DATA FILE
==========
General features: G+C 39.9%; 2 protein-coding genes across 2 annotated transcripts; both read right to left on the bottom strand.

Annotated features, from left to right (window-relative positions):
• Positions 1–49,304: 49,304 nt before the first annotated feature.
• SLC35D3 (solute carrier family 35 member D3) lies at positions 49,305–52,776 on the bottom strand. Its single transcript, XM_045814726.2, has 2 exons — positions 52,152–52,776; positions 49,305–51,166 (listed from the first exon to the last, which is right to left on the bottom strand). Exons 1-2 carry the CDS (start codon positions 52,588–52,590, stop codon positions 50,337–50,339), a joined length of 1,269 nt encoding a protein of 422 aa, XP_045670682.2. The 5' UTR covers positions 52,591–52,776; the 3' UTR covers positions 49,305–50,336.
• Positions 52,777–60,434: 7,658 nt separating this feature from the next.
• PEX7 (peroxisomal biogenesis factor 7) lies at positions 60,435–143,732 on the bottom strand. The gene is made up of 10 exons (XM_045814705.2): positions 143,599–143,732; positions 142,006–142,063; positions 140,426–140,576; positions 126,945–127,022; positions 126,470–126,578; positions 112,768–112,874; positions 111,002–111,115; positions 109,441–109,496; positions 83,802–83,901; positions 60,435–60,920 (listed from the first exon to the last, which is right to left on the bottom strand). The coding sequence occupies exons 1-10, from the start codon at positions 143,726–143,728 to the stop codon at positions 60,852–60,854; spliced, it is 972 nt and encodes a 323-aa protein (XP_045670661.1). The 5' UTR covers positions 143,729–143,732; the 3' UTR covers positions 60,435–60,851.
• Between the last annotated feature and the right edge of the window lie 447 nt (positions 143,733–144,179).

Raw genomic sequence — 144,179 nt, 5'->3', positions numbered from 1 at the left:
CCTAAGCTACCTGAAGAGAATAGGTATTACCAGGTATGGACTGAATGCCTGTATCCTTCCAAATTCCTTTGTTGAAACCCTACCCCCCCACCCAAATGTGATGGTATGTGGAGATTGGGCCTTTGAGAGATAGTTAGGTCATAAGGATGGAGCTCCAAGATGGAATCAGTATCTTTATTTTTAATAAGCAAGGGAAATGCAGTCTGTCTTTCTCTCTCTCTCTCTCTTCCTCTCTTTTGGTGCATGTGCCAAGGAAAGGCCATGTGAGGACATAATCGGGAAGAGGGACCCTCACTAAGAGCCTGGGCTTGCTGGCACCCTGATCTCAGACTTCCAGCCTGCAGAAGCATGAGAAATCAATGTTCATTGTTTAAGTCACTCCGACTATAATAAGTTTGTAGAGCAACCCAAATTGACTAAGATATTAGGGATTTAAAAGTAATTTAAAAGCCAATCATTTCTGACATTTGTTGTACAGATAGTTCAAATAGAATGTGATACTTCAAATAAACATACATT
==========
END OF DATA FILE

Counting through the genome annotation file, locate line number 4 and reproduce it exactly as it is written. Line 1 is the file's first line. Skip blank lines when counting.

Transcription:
• SLC35D3 (solute carrier family 35 member D3) lies at positions 49,305–52,776 on the bottom strand. Its single transcript, XM_045814726.2, has 2 exons — positions 52,152–52,776; positions 49,305–51,166 (listed from the first exon to the last, which is right to left on the bottom strand). Exons 1-2 carry the CDS (start codon positions 52,588–52,590, stop codon positions 50,337–50,339), a joined length of 1,269 nt encoding a protein of 422 aa, XP_045670682.2. The 5' UTR covers positions 52,591–52,776; the 3' UTR covers positions 49,305–50,336.